But the war of course was ending in 1945, and Warner Brothers realized it had to rush all its war-related films into theaters right away. As a result, The Big Sleep was set aside and American stateside audiences did not see it in 1945. Bacall’s agent, Charles Feldman, used his considerable muscle in the interim to have major rewrites and reshoots done on The Big Sleep. Some scenes without her were cut, some were redone to be sexier and more fun, and this entirely new scene was created. It works even better than it might otherwise have because the two stars were by then madly in love and newly married. Bacall here shows off the sultry persona that entranced countless men, including me. What a woman! She will be greatly missed.

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The Real Motive Behind Babette’s Feast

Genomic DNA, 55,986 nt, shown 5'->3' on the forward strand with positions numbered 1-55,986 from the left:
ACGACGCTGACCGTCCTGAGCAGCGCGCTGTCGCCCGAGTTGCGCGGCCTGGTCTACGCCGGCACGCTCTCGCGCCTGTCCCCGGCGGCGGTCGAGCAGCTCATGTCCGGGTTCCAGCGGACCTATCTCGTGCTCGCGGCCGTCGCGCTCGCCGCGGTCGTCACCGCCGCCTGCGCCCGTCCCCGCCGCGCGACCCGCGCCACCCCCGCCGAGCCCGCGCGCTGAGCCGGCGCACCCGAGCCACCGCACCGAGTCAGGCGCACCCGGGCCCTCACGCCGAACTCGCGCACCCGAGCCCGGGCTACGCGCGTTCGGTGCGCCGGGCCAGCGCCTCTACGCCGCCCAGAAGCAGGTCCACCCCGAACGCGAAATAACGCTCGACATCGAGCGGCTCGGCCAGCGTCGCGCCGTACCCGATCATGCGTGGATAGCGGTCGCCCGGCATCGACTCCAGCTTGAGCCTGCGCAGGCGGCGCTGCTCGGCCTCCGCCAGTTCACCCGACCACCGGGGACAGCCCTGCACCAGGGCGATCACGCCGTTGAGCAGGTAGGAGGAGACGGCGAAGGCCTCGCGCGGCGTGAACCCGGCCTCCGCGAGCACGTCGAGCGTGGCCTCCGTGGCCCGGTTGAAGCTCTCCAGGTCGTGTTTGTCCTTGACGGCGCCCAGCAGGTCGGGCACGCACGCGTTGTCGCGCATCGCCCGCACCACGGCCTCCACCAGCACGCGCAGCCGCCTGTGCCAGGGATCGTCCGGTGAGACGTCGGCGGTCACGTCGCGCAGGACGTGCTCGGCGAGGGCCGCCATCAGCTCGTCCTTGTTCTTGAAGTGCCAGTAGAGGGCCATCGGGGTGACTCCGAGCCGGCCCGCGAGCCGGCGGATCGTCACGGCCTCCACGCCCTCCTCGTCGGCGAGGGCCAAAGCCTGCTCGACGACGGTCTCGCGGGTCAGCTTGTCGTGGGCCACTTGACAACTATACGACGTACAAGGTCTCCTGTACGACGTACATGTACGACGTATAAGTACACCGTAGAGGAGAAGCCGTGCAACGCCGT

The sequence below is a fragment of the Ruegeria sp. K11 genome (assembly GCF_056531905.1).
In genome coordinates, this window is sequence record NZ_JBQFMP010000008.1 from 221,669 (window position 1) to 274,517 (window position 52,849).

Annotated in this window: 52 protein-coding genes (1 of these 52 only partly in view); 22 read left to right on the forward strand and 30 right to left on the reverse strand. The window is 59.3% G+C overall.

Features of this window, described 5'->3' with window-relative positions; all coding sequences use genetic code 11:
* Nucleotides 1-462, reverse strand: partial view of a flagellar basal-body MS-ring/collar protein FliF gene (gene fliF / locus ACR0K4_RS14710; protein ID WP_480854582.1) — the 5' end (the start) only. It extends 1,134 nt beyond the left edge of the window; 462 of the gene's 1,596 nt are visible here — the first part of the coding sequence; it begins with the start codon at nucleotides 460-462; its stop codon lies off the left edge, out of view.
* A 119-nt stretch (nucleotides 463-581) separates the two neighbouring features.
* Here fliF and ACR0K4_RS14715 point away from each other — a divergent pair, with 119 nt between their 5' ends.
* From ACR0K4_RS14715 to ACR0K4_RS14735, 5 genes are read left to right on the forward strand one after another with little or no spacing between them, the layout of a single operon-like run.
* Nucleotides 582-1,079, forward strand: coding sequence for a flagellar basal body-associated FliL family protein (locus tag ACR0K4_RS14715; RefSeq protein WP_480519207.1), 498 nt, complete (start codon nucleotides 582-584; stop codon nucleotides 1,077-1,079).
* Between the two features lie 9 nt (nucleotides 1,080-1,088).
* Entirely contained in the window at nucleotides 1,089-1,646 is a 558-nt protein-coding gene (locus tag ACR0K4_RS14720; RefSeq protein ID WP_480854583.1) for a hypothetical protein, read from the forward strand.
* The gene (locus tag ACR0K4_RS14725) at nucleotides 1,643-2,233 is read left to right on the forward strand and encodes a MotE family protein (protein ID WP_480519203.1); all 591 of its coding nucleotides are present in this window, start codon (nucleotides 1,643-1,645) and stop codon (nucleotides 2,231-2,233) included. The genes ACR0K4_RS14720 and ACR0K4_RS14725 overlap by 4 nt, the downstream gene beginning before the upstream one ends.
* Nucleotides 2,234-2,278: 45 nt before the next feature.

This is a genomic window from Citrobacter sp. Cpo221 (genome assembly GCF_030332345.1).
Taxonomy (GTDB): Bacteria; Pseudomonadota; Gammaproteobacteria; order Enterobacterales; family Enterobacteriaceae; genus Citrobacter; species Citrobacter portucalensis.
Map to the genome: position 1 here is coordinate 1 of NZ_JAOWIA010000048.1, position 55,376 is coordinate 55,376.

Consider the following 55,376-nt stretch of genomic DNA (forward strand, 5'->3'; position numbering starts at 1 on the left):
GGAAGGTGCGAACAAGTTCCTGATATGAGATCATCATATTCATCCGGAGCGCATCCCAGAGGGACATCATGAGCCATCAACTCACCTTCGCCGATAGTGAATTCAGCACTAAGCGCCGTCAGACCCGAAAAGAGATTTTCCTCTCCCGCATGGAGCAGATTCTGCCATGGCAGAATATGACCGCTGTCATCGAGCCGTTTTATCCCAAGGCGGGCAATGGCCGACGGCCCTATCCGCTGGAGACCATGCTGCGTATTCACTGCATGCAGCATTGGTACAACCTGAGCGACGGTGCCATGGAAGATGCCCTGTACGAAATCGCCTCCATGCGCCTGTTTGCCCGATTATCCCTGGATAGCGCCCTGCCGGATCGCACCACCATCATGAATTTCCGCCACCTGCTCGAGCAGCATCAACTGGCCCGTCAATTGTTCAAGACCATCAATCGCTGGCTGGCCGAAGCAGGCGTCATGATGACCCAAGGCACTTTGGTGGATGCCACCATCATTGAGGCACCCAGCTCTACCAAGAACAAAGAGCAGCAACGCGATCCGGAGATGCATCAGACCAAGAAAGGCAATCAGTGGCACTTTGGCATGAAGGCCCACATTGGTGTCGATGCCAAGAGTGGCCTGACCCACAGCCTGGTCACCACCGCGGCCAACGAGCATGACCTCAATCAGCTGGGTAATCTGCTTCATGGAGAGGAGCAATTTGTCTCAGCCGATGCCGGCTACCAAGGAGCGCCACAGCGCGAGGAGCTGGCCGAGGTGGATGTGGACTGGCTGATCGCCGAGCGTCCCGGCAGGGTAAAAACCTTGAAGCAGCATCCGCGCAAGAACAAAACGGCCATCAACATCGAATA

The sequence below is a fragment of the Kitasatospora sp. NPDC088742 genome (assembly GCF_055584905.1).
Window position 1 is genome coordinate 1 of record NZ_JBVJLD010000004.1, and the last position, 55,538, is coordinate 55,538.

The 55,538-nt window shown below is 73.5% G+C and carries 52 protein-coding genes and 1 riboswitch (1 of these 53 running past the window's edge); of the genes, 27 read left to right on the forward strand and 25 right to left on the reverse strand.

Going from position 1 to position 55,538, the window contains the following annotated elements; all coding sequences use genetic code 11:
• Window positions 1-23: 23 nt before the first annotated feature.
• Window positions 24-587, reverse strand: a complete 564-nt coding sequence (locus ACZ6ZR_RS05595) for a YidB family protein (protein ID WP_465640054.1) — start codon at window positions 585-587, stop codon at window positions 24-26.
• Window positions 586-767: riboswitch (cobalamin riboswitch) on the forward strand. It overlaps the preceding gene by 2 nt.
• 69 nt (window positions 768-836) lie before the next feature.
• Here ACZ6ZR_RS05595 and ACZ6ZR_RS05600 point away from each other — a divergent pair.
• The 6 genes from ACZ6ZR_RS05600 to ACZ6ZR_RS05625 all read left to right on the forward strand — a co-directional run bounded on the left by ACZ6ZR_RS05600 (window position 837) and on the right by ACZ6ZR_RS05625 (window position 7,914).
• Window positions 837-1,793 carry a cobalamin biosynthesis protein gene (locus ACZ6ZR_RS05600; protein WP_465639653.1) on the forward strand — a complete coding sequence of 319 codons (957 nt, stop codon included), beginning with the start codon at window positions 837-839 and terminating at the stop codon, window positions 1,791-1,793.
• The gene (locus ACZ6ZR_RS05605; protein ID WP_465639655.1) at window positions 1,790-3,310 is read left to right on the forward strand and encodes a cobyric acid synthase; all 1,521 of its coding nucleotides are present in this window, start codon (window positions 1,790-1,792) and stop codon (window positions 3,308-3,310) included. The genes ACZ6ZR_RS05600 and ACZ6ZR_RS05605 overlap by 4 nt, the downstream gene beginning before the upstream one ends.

In the well-loved art film Babette’s Feast, the central character spends her entire lottery winnings to make one spectacular meal for her guests. It is portrayed as an act of marvelous generosity by a poor person who loves to cook and loves to give.

But Alan Jacobs points out the surprising fact that Isak Dinesen’s book rejects munificence as a motive. When her sated sisters thank her for giving up the chance the escape poverty for their sake, Babette is withering in response:

Babette gave her mistress a deep glance, a strange glance. Was there not pity, even scorn, at the bottom of it?

“For your sake?” she replied. “No. For my own.”

She rose from the chopping block and stood up before the two sisters.

“I am a great artist!” she said.


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Money is Small and Light in the Movies

Time Table - Lobby card